of the human RNase H1 and RNase H2 highlights the importance of the development
of the antisense drugs utilizing this mechanism of action19,20,21,22
It has been suggested that for eliciting the RNase H in AON/RNA hybrid,
the AON part should retain the B-type DNA conformation with 2'-endo sugar
(South-type, S), while the RNA moiety should retain its A-type helix character
with 3'-endo sugar (North-type, N)23. To fulfill these requirements
various modifications of sugar, base as well as of the phosphate backbone
have been attempted and numerous reports are available about these modified
AONs and their antisense action24. Among these, AONs having
one or more conformationally fixed (either in N-25 or S-26
form of sugar pucker) nucleoside residues have been found to be promising
candidates because when they are locked in the N-form, they exhibit high
affinity to the target RNA27. Recently, the locked nucleic acid
(LNA), in which the sugar moiety is fixed in the North conformation, has
shown unprecedented affinity towards RNA25e,h. LNA and other
modifications which have the fixed N-sugar moiety drive the AON helix to
the A-type resulting in RNA/RNA type duplex which accounts for their higher
binding affinity, but this leads to the loss of RNase H action28.
The introduction of conformationally constrained N-methanocarba-thymidine
residue in the N-form25a increased the thermodynamic stability
of AON/RNA duplex, whereas in the S-form26a, a destabilizing
effect was observed. It was later found that multiple introduction of (N)-methanocarba-thymidines,
although increased the thermodynamic stability of the AON/RNA duplex, but
failed to recruit any RNase H activity25c.
It is now quite clear27,28
that all modifications that lead
to preferential North-type sugar, including its constrained form, in an
RNA-type AON result in the loss of RNase H activity, because they resemble
RNA/RNA duplex, except when they appear at the termini or in the middle
in the gapmer-AON29
It has been so far assumed that probably three or four N-type conformational
repeats are necessary to enhance the thermal stability of RNA-type AON/RNA
. Nobody however specifically knows how many North-constrained
nucleosides are required to alter the conformational tolerance of the RNase
H recognition, thereby its substrate specificity, owing to the local structural
perturbations in an RNA-type AON/RNA hybrid.
Recently, we have demonstrated29
that introduction of a single North-constrained nucleoside, [1-(1',3'-O-anhydro-b
) (Figure 1
), in to an AON does
not alter the global helical structure of the corresponding AON/RNA hybrid
as compared to the native counterpart30
Despite the fact that a series of single T
hybrid duplexes showed a drop of ~6ºC/modification in Tm
they were however cleaved by RNase H with comparable efficiency as compared
to the native counterpart. We also found that the target RNA strand in
the hybrid AON/RNA duplex was resistant up to 5 nucleotides towards 3'-end29,30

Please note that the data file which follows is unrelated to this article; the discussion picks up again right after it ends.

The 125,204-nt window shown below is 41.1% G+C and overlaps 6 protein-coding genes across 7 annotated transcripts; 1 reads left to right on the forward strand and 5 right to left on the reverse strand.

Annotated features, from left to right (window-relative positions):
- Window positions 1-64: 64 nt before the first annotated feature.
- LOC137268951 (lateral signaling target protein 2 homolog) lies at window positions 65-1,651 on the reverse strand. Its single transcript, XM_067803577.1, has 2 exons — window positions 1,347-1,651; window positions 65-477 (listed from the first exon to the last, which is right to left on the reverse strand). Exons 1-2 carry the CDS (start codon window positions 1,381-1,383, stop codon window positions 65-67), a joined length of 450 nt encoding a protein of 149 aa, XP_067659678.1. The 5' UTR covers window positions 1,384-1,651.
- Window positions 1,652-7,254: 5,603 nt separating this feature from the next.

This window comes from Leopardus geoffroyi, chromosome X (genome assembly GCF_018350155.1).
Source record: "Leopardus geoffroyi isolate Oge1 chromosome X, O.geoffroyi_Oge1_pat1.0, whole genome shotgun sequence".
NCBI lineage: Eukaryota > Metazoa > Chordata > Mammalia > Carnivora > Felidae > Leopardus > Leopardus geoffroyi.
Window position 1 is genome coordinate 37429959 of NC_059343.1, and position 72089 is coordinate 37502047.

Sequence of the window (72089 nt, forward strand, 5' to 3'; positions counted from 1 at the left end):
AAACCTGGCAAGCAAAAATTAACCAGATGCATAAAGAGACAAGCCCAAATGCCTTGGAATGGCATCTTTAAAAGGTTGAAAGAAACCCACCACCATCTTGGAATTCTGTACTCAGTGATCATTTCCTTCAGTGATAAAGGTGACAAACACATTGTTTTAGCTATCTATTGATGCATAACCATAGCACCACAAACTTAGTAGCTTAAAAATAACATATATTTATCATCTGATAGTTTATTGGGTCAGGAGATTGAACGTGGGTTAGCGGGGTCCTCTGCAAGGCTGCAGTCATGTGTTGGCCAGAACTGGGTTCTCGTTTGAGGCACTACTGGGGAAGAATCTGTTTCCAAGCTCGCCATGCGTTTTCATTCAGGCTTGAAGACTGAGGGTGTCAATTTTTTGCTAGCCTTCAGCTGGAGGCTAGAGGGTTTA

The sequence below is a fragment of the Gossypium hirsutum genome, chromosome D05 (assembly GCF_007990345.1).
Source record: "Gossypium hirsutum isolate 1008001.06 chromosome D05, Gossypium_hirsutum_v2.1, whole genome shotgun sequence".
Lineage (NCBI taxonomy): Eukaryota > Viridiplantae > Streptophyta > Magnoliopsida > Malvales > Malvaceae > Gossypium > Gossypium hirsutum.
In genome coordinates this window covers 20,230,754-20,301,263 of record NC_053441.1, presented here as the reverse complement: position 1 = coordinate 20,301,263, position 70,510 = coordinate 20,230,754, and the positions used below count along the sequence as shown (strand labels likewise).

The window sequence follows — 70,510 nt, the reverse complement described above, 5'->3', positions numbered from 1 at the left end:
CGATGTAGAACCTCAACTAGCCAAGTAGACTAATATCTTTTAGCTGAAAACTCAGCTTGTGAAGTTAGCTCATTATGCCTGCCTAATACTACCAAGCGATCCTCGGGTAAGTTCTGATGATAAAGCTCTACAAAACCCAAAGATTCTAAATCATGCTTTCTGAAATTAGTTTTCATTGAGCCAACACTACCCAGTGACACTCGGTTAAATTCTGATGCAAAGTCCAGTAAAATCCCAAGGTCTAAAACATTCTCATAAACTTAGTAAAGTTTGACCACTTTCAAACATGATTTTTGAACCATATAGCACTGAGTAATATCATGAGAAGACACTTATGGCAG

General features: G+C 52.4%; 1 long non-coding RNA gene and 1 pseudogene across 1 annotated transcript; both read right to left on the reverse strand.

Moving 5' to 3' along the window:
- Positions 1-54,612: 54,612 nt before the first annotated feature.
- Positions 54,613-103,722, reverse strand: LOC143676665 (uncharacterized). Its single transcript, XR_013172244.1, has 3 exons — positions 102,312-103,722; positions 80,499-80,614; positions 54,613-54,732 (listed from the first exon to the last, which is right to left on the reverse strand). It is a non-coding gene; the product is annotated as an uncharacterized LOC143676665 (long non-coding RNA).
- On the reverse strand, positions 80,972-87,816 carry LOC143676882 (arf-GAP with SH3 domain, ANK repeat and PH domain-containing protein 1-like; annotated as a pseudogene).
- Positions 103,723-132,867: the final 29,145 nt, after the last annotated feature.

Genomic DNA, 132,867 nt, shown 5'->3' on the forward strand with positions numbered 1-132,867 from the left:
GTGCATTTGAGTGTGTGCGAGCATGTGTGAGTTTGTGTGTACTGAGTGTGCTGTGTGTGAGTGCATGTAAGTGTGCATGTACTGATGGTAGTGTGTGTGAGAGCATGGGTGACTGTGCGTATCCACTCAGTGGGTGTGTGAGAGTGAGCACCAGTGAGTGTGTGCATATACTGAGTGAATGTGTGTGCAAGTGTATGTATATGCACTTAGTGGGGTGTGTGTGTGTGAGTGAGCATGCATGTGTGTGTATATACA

from the site opposite to T
introduction in the AON strand.
We have also reported31
that the incorporation of up to three T
residues in the modified
AONs, irrespective of their positions in the AON chain, shows the 5 nucleotides
resistance region in the RNA strand from the site opposite to T
in the corresponding AON/RNA hybrid to RNase H. Despite the fact that these
modified AON/RNA duplexes were destabilized (Tm
dropped by 6º
to 20 ºC) compared to the native counterpart, they were found to be
as good substrates for RNase H as the native hybrid duplex. The exact
number of T
modifications in the AON was found to play an
important role in exhibiting resistance towards endonucleotic degradation,
although they did not have any effect against the 3'-exonuclease activity.
We also have shown31
that the minimal introduction of T
residues in the AON strand
can be effectively used as tool to produce desired RNA fragments by engineering
the RNase H cleavage site in the AON/RNA duplex, which we believe, should
have considerable applications in the field of RNA engineering.
The following experimental observations29,30,31
give an insight in to the behavior of various T modified
AON/RNA hybrids towards RNase H cleavage as well as their stability toward
endo and exonucleases:
1) The extent of RNA cleavage in hybrid duplexes
by E. coli RNase H1 in the native hybrid [DNA/RNA] was found to
be 68 ± 3%. The target RNA with all single T, double
and triple T modified AONs, were hydrolyzed under the same
conditions with extend of 51-68 ± 3%.
2) In the AON/ RNA hybrid duplexes with a single mismatch, the RNA
was cleaved at a comparable rate as the native counterpart although the
hybrid shows a loss of 10 - 11ºC in Tm. owing to the mismatch.
They also showed additional cleavage sites. These two observations therefore
show that the recognition of the oxetane-based T vis-a-vis
a mismatch in the AON strand by the target RNA is indeed different,
most probably owing to the fact that T was perhaps partially
3) The five nucleotide resistance rule to the RNase
H cleavage of the RNA in the AON/RNA hybrids in all single T,
double T and triple T modified AONs allowed us to engineer
a single cleavage site in the target RNA by RNase H. The single RNA cleavage